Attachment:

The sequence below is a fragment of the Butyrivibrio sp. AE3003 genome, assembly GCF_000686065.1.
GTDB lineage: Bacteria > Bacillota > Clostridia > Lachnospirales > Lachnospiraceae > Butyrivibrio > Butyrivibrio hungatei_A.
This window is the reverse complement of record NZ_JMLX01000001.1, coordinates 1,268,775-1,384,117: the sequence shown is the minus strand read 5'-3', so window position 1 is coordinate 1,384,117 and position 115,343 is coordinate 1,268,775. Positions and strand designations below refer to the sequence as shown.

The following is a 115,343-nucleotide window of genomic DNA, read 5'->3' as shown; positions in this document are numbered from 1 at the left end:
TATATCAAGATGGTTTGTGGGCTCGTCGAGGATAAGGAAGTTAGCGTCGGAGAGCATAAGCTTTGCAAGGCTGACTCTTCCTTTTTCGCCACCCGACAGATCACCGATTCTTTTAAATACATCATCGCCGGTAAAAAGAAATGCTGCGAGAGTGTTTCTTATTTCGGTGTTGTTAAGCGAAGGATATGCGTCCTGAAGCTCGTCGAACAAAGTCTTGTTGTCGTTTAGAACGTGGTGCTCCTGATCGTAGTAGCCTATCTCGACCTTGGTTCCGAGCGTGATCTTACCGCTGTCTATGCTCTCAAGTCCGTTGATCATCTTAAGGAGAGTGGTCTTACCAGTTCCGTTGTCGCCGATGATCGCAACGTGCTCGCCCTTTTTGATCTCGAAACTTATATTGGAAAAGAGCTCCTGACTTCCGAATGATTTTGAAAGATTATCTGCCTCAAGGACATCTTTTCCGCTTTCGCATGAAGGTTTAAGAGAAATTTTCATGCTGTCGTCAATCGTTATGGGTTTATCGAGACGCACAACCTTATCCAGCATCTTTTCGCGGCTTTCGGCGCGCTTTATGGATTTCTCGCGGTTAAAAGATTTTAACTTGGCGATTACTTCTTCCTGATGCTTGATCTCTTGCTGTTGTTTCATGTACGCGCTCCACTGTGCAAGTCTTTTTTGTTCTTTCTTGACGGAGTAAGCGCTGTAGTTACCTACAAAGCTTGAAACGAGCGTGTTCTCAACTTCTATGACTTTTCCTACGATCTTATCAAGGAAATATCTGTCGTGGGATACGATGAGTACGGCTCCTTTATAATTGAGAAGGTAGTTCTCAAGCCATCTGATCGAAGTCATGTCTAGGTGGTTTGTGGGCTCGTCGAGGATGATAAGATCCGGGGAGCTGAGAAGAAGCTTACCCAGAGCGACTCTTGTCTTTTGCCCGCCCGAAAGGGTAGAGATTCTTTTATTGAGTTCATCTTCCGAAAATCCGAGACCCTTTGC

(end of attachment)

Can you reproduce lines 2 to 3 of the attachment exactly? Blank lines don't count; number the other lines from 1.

GTDB lineage: Bacteria > Bacillota > Clostridia > Lachnospirales > Lachnospiraceae > Butyrivibrio > Butyrivibrio hungatei_A.
This window is the reverse complement of record NZ_JMLX01000001.1, coordinates 1,268,775-1,384,117: the sequence shown is the minus strand read 5'-3', so window position 1 is coordinate 1,384,117 and position 115,343 is coordinate 1,268,775. Positions and strand designations below refer to the sequence as shown.